Infant mortality rate spikes in Pindi

Immunisation drive sheds light on complexities, gaps in healthcare delivery

Jamil Mirza May 04, 2024


The infant mortality rate in Rawalpindi has seen a sharp spike over the past couple of years, revealed official statistics on Thursday.

A recent campaign aimed at providing preventive injections to children to safeguard them against 12 diseases shed light on the complexities and gaps in healthcare delivery.

The rising infant mortality rate has become a cause for concern, highlighting various challenges in ensuring child health and well-being.

The campaign aimed to immunise 171,300 newborns and children up to two years of age. However, 10,280 newborns couldn't be vaccinated as they already had succumbed to various health complications. This unfortunate reality has led to a decline in the growth rate of children in Rawalpindi district from 3.8 to 2.8, as per WHO standards.

The District Health Authority has responded to this crisis by launching a seven-day anti-polio campaign across five districts of Rawalpindi, commencing on April 29. This campaign aims to protect approximately 0.9 million children from polio in areas including Rawal Town, Cantonment Board, Potohar Town, Taxila, and Gujar Khan, with activities ranging from administering polio drops at fixed points to door-to-door vaccinations.

District Health Officer Dr Ehsan Ghani emphasised the critical importance of preventive vaccinations for children from birth to two years old, as these vaccinations are designed to shield them from a range of infectious diseases. The objective is to bolster immunity among children and reduce the incidence of preventable diseases.

Additionally, the campaign includes an awareness drive targeting pregnant women, urging them to undergo necessary vaccinations before childbirth to protect both themselves and their newborns.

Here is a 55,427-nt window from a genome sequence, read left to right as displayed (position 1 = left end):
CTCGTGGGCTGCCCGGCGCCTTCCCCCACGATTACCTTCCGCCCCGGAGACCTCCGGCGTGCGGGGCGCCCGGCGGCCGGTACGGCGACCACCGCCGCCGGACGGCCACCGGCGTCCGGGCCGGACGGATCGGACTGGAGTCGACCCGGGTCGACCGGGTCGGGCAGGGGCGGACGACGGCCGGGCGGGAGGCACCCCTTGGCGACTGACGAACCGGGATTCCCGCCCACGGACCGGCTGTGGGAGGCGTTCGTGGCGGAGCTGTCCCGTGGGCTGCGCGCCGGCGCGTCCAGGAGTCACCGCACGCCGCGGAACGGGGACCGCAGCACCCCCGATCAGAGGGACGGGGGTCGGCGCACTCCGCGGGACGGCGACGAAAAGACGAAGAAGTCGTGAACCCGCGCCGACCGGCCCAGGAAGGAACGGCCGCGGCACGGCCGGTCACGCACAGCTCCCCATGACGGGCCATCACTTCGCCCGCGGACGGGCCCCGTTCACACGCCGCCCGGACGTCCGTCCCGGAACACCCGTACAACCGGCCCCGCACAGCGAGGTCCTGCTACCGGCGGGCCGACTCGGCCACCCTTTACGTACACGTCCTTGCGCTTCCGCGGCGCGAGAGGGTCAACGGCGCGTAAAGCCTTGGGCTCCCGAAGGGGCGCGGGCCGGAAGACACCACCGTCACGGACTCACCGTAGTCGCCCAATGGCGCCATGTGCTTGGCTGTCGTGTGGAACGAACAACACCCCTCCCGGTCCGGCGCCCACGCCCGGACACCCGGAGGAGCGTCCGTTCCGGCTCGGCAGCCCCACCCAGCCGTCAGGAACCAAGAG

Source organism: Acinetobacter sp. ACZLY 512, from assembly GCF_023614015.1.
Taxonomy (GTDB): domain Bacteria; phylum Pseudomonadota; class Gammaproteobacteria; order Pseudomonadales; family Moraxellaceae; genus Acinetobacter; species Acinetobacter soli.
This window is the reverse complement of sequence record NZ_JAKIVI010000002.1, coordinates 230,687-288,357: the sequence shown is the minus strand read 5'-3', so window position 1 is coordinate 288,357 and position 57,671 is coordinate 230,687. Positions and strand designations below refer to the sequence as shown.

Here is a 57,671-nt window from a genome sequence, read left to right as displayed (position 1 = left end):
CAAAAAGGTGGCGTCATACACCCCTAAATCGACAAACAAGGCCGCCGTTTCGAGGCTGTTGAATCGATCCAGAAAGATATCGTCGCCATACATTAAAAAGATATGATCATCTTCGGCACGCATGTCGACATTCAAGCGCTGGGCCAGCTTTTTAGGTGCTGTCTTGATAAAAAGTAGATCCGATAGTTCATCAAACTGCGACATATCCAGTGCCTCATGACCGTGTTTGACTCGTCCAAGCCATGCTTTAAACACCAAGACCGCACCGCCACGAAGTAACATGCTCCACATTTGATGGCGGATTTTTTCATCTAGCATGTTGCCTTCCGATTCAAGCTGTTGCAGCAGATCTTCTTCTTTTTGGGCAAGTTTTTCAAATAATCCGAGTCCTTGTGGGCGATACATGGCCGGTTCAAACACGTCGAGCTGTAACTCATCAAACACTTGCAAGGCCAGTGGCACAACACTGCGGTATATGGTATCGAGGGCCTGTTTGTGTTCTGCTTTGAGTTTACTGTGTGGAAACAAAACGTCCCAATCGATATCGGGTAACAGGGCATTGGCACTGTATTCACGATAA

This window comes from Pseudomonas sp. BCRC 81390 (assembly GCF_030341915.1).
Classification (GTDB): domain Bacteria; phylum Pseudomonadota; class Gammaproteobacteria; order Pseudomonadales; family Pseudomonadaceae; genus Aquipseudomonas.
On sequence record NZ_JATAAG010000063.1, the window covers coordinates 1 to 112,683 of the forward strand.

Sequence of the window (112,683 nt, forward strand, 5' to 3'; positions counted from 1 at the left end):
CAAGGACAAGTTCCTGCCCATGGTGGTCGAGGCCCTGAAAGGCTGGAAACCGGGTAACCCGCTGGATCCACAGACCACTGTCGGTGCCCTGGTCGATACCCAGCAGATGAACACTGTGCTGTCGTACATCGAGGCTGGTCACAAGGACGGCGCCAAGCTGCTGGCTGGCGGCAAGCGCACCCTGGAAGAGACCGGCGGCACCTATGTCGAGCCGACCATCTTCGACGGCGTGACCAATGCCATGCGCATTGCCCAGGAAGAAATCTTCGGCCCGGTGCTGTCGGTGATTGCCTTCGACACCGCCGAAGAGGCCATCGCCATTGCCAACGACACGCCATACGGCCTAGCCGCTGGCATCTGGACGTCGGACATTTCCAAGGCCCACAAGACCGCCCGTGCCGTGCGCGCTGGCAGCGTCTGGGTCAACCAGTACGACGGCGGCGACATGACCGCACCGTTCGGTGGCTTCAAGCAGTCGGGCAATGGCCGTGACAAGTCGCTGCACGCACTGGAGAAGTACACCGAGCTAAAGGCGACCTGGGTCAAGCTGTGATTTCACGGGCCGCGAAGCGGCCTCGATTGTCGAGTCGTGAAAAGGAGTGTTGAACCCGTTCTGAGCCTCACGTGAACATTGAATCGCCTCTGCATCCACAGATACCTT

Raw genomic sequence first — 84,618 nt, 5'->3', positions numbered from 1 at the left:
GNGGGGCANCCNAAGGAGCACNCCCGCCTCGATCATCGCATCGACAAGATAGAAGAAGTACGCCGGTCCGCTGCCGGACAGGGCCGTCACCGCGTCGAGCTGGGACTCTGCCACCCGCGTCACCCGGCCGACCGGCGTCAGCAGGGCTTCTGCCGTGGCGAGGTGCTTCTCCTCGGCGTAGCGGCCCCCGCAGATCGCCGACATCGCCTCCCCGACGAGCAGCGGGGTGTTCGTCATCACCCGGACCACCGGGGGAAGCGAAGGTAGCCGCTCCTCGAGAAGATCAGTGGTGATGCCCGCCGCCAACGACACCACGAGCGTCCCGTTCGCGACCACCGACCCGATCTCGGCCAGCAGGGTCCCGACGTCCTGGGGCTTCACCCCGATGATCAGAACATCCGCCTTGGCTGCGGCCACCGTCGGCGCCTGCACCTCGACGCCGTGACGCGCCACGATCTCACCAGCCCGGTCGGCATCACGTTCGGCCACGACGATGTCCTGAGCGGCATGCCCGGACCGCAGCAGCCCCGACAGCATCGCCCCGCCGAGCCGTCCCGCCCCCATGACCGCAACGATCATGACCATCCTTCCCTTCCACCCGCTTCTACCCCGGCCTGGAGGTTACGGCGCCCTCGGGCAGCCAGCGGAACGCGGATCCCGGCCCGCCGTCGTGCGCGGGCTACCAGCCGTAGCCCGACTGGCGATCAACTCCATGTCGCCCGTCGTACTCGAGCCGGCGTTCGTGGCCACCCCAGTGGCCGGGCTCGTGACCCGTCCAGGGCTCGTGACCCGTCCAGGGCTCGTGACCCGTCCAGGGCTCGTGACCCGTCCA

The challenges contributing to infant mortality in Rawalpindi are multifaceted. Weakness in children, maternal health issues during pregnancy, inadequate medical check-ups and care, nutritional deficiencies, short intervals between childbirths, and various complications during pregnancy are among the factors contributing to this grim statistic. Despite efforts to include 174,756 pregnant women in the vaccination campaign, the struggle to ensure optimal maternal and child health persists.

The decline in the growth rate of children underscores the urgency of addressing these systemic issues. WHO's standards indicate a notable decrease in the growth rate, signalling a need for comprehensive strategies to improve healthcare access, maternal care, and childhood immunisation programmes.

Moreover, sustained efforts in healthcare provision, community education, and targeted interventions are imperative to reverse the trend of rising infant mortality rates. Collaborative initiatives involving healthcare professionals, government agencies, non-profit organisations, and communities are essential to ensure every child's right to a healthy start in life.

Published in The Express Tribune May 4th, 2024.


Replying to X

Comments are moderated and generally will be posted if they are on-topic and not abusive.

For more information, please see our Comments FAQ